- The WHO is concerned about how quickly the XBB.1.5 subvariant is spreading in the northeastern U.S.
- "It is the most transmissible subvariant that has been detected yet," WHO official Maria Van Kerkhove said.
- The WHO does not have any data yet on the severity of XBB.1.5, but there's no indication it makes people more sick than previous subvariants, she said.
The XBB.1.5 omicron subvariant that's currently dominating the U.S. is the most contagious version of Covid-19 yet, but it doesn't appear to make people sicker, according to the World Health Organization.
Maria Van Kerkhove, the WHO's Covid-19 technical lead, said global health officials are worried about how quickly the subvariant is spreading in the northeastern U.S. The number of people infected with XBB.1.5 has been doubling in the U.S. about every two weeks, making it the most common variant circulating in the country.
"It is the most transmissible subvariant that has been detected yet," Van Kerkhove told reporters during a press conference in Geneva on Wednesday. "The reason for this are the mutations that are within this subvariant of omicron allowing this virus to adhere to the cell and replicate easily."
It has been detected in 29 countries so far but it could be even more widespread, Van Kerkhove said. Tracking Covid variants has become difficult as genomic sequencing declines across the world, she said.
The WHO doesn't have any data yet on the severity of XBB.1.5, but there's no indication at the moment that it makes people sicker than previous versions of omicron, Van Kerkhove said. The WHO's advisory group that tracks Covid variants is conducting a risk assessment on XBB.1.5 that it will publish in the coming days, she said.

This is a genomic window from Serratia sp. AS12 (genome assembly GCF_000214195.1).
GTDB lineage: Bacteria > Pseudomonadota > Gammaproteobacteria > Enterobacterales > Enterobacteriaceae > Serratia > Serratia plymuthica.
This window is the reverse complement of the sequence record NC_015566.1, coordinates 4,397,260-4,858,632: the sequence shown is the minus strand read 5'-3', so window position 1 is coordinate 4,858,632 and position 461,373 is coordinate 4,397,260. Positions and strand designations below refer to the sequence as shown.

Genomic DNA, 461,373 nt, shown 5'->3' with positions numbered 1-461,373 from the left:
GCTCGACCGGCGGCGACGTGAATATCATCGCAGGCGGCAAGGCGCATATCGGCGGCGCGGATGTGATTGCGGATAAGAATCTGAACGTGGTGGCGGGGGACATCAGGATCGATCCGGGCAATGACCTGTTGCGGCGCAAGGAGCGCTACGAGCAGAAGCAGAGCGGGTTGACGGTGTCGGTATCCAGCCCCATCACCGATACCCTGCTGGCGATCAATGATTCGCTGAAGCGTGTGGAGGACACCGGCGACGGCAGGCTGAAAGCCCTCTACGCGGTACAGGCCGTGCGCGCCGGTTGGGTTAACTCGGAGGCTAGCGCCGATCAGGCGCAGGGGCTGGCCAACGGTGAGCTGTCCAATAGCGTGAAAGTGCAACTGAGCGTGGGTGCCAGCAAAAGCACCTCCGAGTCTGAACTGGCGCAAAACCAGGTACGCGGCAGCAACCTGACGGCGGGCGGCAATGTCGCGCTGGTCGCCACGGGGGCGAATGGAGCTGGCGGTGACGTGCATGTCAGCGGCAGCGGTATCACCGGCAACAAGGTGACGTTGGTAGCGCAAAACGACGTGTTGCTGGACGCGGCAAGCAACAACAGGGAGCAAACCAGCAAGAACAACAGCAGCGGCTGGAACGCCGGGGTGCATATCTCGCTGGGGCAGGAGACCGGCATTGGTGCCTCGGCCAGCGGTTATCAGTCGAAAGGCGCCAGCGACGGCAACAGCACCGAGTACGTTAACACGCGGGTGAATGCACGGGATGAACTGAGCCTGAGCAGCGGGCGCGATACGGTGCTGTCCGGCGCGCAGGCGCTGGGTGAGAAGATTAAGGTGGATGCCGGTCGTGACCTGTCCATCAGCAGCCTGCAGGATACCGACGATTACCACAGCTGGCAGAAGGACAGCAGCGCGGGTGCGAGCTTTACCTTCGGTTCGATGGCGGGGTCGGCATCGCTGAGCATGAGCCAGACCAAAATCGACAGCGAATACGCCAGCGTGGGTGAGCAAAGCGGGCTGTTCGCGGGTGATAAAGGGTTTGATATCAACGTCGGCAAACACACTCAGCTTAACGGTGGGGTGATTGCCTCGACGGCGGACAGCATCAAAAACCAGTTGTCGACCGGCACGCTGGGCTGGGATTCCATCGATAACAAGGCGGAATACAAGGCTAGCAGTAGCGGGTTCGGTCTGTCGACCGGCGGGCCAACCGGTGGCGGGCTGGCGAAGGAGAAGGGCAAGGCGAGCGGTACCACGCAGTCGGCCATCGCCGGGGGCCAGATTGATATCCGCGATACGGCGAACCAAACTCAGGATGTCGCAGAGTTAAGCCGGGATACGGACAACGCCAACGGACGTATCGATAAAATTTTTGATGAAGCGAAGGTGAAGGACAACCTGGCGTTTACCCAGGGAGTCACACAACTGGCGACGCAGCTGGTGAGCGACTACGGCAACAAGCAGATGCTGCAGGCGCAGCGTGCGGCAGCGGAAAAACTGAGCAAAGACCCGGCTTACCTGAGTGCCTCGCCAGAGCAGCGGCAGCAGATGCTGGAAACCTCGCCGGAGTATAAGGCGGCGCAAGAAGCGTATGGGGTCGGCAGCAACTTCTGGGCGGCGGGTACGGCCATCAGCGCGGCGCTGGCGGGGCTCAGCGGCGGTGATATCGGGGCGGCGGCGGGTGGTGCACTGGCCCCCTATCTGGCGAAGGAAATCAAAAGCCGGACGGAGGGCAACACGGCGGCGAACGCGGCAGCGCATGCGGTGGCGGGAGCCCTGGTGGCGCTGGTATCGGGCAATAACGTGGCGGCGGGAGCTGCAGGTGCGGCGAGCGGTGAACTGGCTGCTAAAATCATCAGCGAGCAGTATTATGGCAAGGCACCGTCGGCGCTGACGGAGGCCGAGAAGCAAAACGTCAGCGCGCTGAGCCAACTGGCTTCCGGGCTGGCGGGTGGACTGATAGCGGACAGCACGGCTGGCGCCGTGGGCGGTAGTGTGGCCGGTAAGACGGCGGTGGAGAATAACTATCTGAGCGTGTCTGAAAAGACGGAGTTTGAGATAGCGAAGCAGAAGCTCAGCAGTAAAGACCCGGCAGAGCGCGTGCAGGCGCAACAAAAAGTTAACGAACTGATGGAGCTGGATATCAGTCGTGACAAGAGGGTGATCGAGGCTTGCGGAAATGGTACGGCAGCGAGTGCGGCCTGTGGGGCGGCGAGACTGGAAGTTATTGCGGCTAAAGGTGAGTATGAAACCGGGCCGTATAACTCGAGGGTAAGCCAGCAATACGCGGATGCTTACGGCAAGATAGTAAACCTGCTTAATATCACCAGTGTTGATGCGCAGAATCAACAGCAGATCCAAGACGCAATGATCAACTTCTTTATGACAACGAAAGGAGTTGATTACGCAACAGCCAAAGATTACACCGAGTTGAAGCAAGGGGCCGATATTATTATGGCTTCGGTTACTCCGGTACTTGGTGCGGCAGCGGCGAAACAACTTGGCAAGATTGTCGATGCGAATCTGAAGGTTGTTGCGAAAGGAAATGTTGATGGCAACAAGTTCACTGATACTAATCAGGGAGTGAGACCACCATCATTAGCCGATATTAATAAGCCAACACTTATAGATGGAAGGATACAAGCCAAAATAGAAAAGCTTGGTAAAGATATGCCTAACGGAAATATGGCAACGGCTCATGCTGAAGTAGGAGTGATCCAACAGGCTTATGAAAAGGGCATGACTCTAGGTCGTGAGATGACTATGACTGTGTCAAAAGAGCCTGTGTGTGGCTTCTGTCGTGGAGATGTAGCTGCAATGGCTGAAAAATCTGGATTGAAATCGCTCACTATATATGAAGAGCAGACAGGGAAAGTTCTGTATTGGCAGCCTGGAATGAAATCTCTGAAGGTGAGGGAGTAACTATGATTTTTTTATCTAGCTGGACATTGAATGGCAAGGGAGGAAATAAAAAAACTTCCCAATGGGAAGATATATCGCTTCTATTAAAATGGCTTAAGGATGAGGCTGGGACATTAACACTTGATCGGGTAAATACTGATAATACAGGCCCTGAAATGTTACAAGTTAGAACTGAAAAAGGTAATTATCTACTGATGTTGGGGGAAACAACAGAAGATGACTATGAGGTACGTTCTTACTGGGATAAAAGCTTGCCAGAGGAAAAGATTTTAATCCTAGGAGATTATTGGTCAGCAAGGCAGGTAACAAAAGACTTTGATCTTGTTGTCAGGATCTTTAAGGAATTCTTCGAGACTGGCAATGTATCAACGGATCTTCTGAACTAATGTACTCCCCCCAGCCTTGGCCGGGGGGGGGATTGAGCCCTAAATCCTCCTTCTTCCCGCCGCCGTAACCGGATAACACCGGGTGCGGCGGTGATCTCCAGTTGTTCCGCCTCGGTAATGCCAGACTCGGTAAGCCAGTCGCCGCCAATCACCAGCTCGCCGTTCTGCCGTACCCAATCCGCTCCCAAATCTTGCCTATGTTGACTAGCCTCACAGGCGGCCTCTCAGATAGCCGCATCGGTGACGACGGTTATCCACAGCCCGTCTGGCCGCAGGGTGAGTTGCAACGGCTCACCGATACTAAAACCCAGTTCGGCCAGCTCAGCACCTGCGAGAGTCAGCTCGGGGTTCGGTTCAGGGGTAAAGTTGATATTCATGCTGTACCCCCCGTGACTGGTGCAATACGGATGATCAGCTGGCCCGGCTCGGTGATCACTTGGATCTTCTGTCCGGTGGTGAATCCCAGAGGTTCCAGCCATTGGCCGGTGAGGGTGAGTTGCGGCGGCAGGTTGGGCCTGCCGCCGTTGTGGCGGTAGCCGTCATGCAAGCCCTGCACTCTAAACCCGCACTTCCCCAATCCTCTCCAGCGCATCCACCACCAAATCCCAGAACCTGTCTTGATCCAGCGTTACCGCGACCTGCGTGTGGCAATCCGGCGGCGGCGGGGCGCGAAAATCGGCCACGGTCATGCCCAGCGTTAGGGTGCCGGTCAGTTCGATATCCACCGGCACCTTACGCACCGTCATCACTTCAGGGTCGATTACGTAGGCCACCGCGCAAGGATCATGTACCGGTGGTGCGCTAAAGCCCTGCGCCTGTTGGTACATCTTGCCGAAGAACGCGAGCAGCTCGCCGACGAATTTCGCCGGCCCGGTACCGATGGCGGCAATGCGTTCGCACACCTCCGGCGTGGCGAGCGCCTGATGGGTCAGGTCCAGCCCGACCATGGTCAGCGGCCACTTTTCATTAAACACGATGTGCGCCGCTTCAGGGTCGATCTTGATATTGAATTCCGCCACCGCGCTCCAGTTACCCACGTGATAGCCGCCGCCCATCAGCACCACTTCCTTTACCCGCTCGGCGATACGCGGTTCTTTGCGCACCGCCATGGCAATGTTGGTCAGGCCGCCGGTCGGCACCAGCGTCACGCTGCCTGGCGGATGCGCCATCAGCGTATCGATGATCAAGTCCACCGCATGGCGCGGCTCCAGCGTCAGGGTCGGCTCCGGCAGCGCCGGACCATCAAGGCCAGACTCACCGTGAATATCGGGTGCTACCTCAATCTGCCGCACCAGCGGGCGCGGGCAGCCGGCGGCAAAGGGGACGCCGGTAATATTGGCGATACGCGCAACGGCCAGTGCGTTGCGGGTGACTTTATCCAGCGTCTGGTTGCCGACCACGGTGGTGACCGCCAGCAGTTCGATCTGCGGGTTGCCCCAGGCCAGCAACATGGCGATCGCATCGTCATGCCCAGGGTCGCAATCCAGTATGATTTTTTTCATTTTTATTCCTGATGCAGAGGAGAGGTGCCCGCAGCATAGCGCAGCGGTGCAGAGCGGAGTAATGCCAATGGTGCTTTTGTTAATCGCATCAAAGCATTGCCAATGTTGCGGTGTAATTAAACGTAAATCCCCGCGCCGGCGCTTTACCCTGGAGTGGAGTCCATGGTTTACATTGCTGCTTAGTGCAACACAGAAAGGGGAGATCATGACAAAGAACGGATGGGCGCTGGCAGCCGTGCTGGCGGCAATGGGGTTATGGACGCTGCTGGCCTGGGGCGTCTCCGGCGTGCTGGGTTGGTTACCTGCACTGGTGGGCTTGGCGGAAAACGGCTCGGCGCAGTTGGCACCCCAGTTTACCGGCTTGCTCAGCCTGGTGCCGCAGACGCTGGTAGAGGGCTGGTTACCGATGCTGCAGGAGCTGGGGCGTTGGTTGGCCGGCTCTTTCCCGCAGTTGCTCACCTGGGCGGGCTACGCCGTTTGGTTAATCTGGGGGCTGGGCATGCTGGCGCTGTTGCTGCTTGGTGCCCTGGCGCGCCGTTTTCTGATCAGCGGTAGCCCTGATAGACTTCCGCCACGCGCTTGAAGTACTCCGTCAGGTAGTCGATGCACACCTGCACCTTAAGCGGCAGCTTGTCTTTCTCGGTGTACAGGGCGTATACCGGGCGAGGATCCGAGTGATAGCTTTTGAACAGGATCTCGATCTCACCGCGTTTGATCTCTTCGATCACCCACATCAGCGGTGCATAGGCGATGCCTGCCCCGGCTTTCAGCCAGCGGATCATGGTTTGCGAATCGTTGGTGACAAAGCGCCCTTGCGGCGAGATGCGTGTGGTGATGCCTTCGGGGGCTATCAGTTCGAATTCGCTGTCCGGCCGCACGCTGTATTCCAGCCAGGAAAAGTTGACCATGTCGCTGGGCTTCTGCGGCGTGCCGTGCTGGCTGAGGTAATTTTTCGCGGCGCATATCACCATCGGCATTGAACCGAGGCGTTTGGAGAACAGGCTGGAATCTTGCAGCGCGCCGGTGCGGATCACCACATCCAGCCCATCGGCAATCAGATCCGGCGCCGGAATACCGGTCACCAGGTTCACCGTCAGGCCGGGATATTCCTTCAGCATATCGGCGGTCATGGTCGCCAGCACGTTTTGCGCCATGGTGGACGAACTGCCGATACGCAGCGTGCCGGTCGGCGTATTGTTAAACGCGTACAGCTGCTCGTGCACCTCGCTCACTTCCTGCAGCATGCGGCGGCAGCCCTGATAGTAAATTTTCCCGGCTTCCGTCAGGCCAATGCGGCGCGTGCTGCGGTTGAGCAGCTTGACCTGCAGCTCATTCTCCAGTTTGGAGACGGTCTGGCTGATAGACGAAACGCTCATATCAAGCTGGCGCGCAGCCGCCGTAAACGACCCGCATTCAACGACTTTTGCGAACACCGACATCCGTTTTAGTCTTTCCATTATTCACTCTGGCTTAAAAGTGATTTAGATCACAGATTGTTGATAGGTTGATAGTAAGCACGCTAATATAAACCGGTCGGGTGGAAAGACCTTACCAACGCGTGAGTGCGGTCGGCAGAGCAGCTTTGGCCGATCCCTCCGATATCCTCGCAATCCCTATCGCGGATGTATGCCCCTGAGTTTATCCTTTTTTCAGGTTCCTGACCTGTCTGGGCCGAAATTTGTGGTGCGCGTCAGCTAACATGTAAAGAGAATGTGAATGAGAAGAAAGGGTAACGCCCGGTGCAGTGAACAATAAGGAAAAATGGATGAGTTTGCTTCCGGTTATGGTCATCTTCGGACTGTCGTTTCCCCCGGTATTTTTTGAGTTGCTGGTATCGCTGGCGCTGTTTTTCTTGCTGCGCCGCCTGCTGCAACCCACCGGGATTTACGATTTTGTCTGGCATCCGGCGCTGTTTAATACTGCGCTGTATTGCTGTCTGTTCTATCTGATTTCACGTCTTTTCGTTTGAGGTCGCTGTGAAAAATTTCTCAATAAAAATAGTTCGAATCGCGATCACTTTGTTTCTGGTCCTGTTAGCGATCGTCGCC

"The more this virus circulates the more opportunities it will have to change," Van Kerkhove said. "We do expect further waves of infection around the world but that doesn't have to translate into further waves of death because our countermeasures continue to work."
Scientists say XBB.1.5 is about as good at dodging antibodies from vaccines and infection as its XBB and XBB.1 relatives, which were two of the most immune evasive subvariants yet. But XBB.1.5 has a mutation that makes it bind more tightly to cells, which gives it a growth advantage.
As XBB.1.5 rapidly spreads in the U.S., China is battling a surge of cases and hospitalizations after abandoning its zero-Covid policy in response to social unrest late last year. U.S. and global health officials have said Beijing is not sharing enough data on the surge with the international community.
"We continue to ask China for more rapid regular reliable data on hospitalizations and deaths as well more comprehensive real-time viral sequencing," WHO Director-General Tedros Adhanom Ghebreyesus told reporters in Geneva on Wednesday.
A growing number of countries, including the U.S., are requiring airline passengers from China to test negative for Covid before boarding their flights. China's foreign ministry has said such measures lack a scientific basis and has accused the governments of manipulating Covid for political purposes. But the WHO director-general said the requirements are understandable given the limited data coming out of China.
"With circulation in China so high and comprehensive data not forthcoming, it's understandable that some countries are taking steps they believe will protect their own citizens," Tedros said Wednesday.
Beijing's Center for Disease Control and Prevention shared data Tuesday with the WHO indicating BA.5 sublineages, BA.5.2 and BF.7, account for about 98% of all infections in the country. But Van Kerkhove said China is not sharing enough sequencing data from around the vast country.
"It's not just a matter of knowing what variants are circulating," Van Kerkhove said. "We need the global community to assess these, to look at mutation by mutation to determine if any of these are new variants circulating in China but also around the world."